- Yard Sales. Garage sales are a mixed bag. You may find a lot of duds. But every so often, you come across a treasure trove. As such, books at a yard sale are always worth a quick look. The prices are usually unbeatable since sellers are trying to clear out clutter. Some sellers even offer bulk discounts.
- Public Libraries. Public libraries hold book sales to raise funds for public programs. Prices vary, but they’re often a steal. For example, our local library recently sold hardcover books for $1 or $2 each, and many paperbacks were only $0.50. Consult a library’s website or librarian about upcoming sales. You can also check Book Sale Finder.
5. Book Swaps
When you keep buying lots of books at really low prices, you run out of shelf space after a while. That’s why book swaps are a win-win for book junkies. You can clear out your overstuffed shelves, pass along the excess books to other book lovers, and bring home new titles to read and enjoy.
There are several ways to trade with other bookworms.
- Book-Swap Parties. Get together with friends and bring all your unwanted books. Browse each other’s collections and choose new-to-you books to take home. You can donate leftover books through Freecycle or a library book sale or thrift store.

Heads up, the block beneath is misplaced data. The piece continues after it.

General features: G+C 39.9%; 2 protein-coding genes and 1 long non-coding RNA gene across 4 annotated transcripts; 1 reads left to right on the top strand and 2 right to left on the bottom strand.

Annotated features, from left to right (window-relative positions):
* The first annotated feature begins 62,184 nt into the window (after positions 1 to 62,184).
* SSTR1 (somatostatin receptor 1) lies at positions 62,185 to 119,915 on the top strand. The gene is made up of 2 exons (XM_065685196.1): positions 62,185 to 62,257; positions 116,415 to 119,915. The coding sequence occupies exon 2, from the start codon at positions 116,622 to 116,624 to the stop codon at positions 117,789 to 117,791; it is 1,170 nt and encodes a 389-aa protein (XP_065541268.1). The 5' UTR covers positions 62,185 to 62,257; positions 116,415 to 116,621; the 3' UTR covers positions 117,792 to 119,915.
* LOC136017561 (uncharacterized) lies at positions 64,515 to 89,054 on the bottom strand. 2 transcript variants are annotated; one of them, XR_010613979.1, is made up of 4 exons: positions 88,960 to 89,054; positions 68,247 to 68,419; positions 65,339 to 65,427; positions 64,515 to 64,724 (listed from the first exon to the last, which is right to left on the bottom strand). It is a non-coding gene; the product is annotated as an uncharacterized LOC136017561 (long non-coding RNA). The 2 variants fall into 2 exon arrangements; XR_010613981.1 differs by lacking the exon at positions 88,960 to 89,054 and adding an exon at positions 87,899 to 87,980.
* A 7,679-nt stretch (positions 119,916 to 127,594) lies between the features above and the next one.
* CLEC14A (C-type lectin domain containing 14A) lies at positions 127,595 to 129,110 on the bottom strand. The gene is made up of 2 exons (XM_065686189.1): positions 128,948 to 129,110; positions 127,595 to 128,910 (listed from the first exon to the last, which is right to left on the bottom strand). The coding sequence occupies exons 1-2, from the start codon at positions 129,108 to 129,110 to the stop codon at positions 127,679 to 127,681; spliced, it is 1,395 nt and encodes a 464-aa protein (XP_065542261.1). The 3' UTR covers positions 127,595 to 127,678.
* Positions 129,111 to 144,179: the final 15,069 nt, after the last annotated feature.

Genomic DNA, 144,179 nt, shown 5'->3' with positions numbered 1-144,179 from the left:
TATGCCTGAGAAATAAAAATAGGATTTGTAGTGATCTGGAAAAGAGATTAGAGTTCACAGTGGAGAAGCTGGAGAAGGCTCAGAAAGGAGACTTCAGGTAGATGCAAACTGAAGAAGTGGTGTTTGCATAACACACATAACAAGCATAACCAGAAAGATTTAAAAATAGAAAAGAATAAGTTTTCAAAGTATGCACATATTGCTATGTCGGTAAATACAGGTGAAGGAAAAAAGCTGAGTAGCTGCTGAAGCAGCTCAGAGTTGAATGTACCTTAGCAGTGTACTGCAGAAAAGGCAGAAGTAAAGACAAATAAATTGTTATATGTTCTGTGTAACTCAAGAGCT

- Online Swap Sites. On sites like BookMooch and PaperBack Swap, you give away your books to earn points. Then you can cash them in for other people’s books. You pay to ship your books, and some sites charge a small fee as well. But it’s still far cheaper than buying new books.
- Little Free Libraries. A Little Free Library is simply a small, book-filled box where anyone can leave a book or pick one up for free. You can find them in people’s yards, public parks, coffee shops, offices, and apartment building lobbies. Check the site to find one near you or start your own.
Years ago, I had a nightshirt covered with portraits of famous authors like Walt Whitman and Jane Austen. In the middle was the slogan, “A book lover never goes to bed alone.” It’s funny, but it’s also true. As long as I have a book to take to bed, I never feel alone. I have whole worlds and all the people in them to keep me company.
Being a book lover also means life never gets boring. As long as you have plenty of books, you always have plenty of entertainment or new ideas. And with so many ways to save money on books, you need never lack for books either. Your only problem will be finding the time to read them all.
But if you’re running low, you can start with our favorite personal finance books.